Investing in drones in Sierra Leone

The ISG UAS coordinating body and UNICEF Sierra Leone have brought together Sierra Leone’s Directorate of Science Technology & Innovation and BMGF to explore innovative last-mile solutions

Sierra Leone's President Julius Maada Bio and Chief Innovation Officer Dr. David Moinina Sengeh and
other distinguished guests witnessing the opening of the drone testing corridor in Sierra Leone

Credit: © UNICEF Sierra Leone/Njala/2019/Davies

The Bill and Melinda Gates Foundation (BMGF), having been working alongside Sierra Leone’s Directorate of Science Technology & Innovation (DSTI), has agreed to provide initial investment to research emerging drone technologies as part of a plan to reduce the country’s dire maternal and child health burden.

The decision came after an Interagency Supply Chain Group (ISG) unmanned aircraft systems (UAS) coordinating body meeting in August 2020, during which members were introduced to DSTI, UNICEF Sierra Leone and Crown Agents.

In challenging operating environments, like those found in Sierra Leone, drones can play a fundamental role in the delivery of medical commodities. Evidence suggests that the integration of drones into the health supply chain system can improve the speed, reliability and frequency of transportation, which in turn increases access.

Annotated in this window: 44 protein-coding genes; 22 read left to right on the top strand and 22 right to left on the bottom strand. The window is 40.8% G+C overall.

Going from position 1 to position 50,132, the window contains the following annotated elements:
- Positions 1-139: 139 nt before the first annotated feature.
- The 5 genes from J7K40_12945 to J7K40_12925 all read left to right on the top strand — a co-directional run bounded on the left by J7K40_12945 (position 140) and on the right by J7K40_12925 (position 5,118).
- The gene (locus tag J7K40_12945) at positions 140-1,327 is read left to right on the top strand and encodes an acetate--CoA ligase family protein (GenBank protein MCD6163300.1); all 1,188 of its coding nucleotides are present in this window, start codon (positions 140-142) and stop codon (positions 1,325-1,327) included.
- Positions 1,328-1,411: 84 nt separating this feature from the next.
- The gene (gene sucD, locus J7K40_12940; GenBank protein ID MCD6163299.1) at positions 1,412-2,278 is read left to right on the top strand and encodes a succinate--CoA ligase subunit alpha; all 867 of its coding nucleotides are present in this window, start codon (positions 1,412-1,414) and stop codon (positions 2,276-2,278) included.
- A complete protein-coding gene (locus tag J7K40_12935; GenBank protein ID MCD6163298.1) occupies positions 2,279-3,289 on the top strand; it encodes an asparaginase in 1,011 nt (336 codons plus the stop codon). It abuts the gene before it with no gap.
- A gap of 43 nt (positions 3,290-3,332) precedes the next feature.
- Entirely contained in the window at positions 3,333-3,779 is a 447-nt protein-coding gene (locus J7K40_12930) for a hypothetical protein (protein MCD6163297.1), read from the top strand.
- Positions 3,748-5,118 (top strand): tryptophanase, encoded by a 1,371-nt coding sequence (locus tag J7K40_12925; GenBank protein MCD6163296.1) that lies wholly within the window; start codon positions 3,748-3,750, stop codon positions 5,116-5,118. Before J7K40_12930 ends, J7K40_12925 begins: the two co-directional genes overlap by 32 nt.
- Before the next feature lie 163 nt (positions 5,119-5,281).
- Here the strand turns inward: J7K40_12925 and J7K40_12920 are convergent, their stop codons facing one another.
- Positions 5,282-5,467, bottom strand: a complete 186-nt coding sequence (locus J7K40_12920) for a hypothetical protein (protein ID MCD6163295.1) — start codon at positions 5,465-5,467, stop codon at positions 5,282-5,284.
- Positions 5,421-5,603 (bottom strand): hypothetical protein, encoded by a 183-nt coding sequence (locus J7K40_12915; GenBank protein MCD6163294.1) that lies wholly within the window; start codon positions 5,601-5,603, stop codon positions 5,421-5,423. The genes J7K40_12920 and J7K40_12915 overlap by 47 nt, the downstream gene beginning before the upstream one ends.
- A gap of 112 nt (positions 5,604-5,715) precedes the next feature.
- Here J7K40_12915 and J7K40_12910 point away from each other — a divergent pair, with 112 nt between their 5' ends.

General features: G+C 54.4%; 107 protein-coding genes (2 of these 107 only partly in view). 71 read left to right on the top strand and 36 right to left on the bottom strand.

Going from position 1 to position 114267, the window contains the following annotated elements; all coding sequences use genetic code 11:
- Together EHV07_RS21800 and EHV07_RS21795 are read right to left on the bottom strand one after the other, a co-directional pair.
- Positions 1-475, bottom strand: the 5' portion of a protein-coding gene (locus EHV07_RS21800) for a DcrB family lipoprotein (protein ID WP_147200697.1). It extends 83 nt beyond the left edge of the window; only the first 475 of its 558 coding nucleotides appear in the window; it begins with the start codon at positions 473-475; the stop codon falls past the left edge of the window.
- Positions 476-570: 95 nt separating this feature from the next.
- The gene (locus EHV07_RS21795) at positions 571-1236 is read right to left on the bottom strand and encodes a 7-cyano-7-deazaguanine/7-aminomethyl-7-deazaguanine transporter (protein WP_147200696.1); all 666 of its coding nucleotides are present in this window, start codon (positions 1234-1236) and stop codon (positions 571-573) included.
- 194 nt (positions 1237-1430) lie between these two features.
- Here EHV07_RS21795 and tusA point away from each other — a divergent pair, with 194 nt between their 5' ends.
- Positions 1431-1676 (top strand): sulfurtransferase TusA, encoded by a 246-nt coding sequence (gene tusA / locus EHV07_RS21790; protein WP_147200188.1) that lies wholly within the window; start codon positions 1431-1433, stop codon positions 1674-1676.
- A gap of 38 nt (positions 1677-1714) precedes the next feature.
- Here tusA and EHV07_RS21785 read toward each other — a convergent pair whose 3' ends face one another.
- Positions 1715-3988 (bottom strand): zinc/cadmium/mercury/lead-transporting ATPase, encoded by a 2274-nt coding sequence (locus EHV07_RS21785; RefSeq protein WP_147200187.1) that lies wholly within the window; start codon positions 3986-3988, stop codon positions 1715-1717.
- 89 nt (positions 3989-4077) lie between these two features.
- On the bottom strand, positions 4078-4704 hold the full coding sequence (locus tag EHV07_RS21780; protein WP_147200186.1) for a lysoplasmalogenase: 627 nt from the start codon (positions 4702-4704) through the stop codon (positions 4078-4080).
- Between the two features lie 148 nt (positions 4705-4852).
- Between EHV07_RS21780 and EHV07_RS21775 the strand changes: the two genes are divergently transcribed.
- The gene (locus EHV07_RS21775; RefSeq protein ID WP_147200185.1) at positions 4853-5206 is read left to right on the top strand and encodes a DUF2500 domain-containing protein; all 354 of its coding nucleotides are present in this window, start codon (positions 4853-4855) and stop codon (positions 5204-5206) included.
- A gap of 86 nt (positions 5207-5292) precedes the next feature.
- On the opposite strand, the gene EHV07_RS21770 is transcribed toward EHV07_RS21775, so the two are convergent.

Making the case for drones as part of Sierra Leone’s system redesign

Despite significant progress over the past ten years, infant, child and maternal mortality rates in Sierra Leone remain some of the highest in the World. Three million people (or 70 percent of the rural population) in the country live further than two kilometres from an all-season road, which impedes access to health commodities and services. And to complicate an already trying situation, owing to flooding and landslides, and a lack of adequate infrastructure, accessibility to and from health facilities, particularly during the rainy season, is limited. 

Families can spend hours travelling to health facilities to get the care and attention they require. But due to poor transportation and distribution systems, commodity and supply stockouts are common, which means that when families do finally arrive at health facilities, there is no certainty that the products or services they require will be available.​

While the technical use case for drones has been demonstrated elsewhere before, DSTI is considering the technology from a systems perspective. This means drones are seen as a key part of a system designed to strengthen primary health care in Sierra Leone, helping to increase the reach of service delivery and optimise health delivery networks. 

According to David Sarley, Senior Programme Officer at BMGF, “The use of drones will allow Sierra Leone to resupply stocks in remote health facilities and deliver supplies within 90 minutes when stocks are depleted.”

“The DSTI approach of considering how drones fit within the overall health system is crucial both in terms of their operational and financial sustainability,” he said.